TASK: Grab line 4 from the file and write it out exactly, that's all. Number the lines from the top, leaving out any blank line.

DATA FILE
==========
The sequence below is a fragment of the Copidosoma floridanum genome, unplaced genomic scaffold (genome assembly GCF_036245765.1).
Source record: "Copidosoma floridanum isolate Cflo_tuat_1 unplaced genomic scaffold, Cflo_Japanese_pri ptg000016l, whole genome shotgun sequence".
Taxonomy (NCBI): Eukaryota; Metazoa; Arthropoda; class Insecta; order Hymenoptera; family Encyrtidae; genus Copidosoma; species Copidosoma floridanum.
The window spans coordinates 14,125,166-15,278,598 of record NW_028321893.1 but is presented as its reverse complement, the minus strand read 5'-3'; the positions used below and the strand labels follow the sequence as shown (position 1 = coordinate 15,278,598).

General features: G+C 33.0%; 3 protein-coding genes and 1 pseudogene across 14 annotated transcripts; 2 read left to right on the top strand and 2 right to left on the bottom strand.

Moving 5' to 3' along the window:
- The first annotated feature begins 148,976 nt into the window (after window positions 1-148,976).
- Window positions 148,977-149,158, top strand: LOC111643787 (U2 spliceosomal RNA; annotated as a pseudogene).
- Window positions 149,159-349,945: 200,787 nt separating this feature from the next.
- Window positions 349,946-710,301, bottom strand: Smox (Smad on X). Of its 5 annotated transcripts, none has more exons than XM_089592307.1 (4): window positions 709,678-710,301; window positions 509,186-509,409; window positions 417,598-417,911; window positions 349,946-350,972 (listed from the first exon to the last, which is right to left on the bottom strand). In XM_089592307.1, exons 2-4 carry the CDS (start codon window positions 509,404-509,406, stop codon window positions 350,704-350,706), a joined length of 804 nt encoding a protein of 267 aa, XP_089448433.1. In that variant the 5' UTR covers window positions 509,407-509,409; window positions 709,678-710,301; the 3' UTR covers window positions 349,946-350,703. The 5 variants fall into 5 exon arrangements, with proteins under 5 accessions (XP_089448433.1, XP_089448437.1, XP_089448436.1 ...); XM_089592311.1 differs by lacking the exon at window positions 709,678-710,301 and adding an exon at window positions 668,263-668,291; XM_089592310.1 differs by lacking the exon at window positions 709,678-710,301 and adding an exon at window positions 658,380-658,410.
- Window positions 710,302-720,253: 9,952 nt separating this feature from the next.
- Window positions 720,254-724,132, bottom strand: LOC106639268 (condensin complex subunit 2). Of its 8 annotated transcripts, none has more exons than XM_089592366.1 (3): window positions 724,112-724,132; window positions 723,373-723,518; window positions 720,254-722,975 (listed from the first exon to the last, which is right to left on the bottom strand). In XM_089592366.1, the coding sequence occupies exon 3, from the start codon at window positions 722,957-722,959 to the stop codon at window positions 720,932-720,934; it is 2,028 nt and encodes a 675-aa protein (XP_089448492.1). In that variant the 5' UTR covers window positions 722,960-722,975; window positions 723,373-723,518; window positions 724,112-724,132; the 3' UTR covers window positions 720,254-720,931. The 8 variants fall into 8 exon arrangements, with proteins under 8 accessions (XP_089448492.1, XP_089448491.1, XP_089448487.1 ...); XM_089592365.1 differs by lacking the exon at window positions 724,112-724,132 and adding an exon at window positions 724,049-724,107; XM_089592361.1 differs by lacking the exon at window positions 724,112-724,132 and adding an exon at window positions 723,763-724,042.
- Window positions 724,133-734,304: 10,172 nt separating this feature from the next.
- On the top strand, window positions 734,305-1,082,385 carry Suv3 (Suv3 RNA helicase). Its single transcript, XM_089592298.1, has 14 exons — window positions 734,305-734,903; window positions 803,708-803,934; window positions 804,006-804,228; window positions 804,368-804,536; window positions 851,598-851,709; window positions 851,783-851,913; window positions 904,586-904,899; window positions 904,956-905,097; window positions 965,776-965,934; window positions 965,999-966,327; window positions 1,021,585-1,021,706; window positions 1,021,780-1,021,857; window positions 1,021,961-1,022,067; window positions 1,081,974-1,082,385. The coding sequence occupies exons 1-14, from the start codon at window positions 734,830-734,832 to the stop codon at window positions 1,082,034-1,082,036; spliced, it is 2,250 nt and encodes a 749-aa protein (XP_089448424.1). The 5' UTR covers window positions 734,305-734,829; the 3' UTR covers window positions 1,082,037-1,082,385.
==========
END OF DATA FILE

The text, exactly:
The window spans coordinates 14,125,166-15,278,598 of record NW_028321893.1 but is presented as its reverse complement, the minus strand read 5'-3'; the positions used below and the strand labels follow the sequence as shown (position 1 = coordinate 15,278,598).